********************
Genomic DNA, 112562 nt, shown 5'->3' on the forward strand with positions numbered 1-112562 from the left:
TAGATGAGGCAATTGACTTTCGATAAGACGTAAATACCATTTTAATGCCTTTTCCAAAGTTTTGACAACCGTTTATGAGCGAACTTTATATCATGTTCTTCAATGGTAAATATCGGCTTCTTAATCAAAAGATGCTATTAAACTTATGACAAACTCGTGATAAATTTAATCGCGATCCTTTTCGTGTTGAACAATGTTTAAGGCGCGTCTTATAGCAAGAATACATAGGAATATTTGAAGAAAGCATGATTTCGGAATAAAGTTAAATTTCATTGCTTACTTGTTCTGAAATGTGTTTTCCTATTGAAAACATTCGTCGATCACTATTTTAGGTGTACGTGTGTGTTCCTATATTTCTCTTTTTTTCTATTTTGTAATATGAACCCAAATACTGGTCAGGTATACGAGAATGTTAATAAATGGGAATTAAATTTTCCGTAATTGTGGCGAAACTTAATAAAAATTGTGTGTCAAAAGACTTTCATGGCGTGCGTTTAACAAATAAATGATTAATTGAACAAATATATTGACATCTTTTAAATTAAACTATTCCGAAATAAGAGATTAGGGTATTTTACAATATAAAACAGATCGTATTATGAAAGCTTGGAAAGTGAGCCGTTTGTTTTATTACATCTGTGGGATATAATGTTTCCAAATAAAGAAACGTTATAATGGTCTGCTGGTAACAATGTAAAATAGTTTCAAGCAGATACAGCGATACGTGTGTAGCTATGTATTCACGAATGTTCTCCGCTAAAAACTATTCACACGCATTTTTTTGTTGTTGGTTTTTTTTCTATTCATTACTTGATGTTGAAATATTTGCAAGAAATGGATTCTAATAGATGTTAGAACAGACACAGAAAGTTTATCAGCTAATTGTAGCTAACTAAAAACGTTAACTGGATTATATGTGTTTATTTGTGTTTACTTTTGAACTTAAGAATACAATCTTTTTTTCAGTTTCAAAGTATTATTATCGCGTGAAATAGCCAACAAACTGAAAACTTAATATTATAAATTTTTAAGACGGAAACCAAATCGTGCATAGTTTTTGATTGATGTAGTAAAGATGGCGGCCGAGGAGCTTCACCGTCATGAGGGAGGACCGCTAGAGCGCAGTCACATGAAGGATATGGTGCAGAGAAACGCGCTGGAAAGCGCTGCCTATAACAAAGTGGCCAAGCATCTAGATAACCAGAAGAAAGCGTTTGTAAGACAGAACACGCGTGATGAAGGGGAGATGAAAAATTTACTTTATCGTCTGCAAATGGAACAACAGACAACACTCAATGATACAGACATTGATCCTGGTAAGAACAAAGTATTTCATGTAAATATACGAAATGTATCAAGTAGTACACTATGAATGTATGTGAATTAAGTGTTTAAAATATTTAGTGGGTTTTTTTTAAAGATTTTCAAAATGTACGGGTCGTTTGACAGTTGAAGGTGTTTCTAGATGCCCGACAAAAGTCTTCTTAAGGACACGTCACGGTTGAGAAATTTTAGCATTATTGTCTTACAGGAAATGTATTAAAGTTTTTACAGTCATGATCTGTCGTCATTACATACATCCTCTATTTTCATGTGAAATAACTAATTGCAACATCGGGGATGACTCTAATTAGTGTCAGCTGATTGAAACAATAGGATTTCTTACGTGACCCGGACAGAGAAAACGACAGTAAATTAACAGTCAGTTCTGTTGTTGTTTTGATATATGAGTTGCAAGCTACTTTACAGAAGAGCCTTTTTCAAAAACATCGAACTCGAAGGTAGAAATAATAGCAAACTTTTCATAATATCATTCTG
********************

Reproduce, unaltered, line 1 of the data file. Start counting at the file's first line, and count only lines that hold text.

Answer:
Genomic DNA, 112562 nt, shown 5'->3' on the forward strand with positions numbered 1-112562 from the left: